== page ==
China and the Politics of Development

Rajapakse’s defeat in the January 2015 election was perceived as a loss for China,21 which had invested $5 billion in the last five years and was instrumental in operationalising the Rajapakse model of economic development.22 The new UNP government made a fresh assessment of Chinese projects and highlighted their massive cost23 as well as financial irregularities. In an interview to CNN Money, Ravi Karunanayake, the current Finance Minister, said, “[t]he Chinese companies used the opportunity of a corrupt regime to crowd out other companies coming in…. There was no even playing field. It was basically anybody who achieved their objective, to get money in their pockets”.24 As a result of these concerns, the Colombo port city project was stalled.25 In addition, concerns have been expressed about loan repayments,26 a sentiment captured by Sirisena in the run-up to the January presidential election thus: “Sri Lanka is a country with excessive state debt and a dangerous ratio with regard to loan payment and state revenue”.27

Rajapakse wants to cash in on government inquiries into the China-financed projects by portraying them as aimed at appeasing the West and India, which are opposed to China. To emphasise the benefits of the economic partnership with China, he has evoked the memories of how China stood by Sri Lanka during the war and later voted against the West-sponsored UNHRC resolution to protect Sri Lanka’s sovereignty and continues to “resolutely oppose any move by any country to interfere in Sri Lanka’s internal affairs”.28 Thus, in his first public appearance in the Anuradhapura election rally after his nomination, Rajapakse noted that ‘development’ has suffered during the last six months – an indirect reference to the stalling of Chinese projects.29

According to a media report, the Chinese Embassy in Colombo is also engaged in a public relations exercise to counter the negative publicity that Chinese projects have received in Sri Lanka. It has sent mobile text messages to businessmen and journalists, highlighting how Chinese projects have generated employment opportunities and resulted in transfer of technology.30 The Chinese have also started a campaign in favour of the port city and have hired a Sri Lankan advertising agency. Now one can find stickers on three wheelers that read “We support Colombo port city project”. It appears that China is expecting that a Rajapakse victory will help it turn the tide with respect to its economic engagement in Sri Lanka where it has indeed acquired a large stake during the Rajapakse years.31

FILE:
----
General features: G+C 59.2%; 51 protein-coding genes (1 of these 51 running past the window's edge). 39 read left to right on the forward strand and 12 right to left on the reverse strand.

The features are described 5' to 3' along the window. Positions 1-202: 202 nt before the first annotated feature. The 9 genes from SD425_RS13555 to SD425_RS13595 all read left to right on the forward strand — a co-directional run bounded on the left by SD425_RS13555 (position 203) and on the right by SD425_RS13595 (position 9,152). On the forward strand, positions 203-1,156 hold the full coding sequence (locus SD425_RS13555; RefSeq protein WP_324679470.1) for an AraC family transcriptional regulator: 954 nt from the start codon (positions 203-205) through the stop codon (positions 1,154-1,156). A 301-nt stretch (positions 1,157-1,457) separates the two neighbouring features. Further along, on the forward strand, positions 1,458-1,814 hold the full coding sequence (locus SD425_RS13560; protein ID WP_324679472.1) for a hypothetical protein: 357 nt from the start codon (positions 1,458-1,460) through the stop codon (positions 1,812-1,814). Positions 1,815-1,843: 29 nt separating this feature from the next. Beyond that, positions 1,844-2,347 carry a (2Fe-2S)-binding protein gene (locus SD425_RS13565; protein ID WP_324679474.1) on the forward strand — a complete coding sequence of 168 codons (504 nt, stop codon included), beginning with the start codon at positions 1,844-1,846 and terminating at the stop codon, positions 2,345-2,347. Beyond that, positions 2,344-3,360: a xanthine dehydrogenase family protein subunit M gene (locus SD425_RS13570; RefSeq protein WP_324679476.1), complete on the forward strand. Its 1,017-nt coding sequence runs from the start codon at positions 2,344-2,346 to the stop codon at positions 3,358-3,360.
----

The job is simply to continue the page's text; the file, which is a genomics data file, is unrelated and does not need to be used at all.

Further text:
Sovereignty Debate and the India Factor

India has reservations about Chinese intentions since Beijing pursues a balance India strategy in South Asia. Taking cognizance of Indian reservations with regard to Sri Lanka’s support for the Maritime Silk Route, Chinese Foreign Minister Wang Yi said (during Sri Lankan Foreign Minister Mangala Samaraweera’s visit to China) that “China is open to a triangular cooperative relationship” involving India and Sri Lanka. For his part, Rajapakse has also realised the importance of addressing India’s suspicions about his close relations with China. He reflected this during his interview with Nitin Gokhale by stating that he would serve as a bridge between India and China. India, however, well knows that Rajapakse is not a man who keeps his promises.

For India, which is now trying to put in place an Indian Ocean strategy with the successful visit of Prime Minister Modi to the Indian Ocean countries, any reversal of the January 8 mandate would re-create a space for China at India’s cost. It is closely watching the evolving political situation in Sri Lanka.

In the past, India witnessed how Rajapakse played the China card by allowing the docking of two Chinese nuclear submarines in Colombo port despite India conveying its concerns. The Rajapakse government also repeatedly emphasised India’s training to the LTTE during the 1980s while at the same time deliberately played down its diplomatic and intelligence support during the last days of the civil war. This went hand in hand with the lavish praise heaped on China and Pakistan. There are other not so positive experiences as well. Sri Lanka under Rajapakse deliberately delayed communicating the list of beneficiaries for the Indian Housing project. It threatened to take back the oil depot from Indian Oil Corporation after India voted against Sri Lanka at the UNHRC. It sponsored a protest by businessmen to derail the Comprehensive Economic Partnership Agreement that India wanted to conclude. It had almost prepared to abolish the 13th Amendment in July 2013 when the Provincial Councils were encouraged to vote against that Amendment. In addition, India is also concerned about Rajapakse’s divisive politics and denial of devolution to the Tamils, which will only keep the neighbourhood embroiled in instability and pose security implications for India.

Conclusion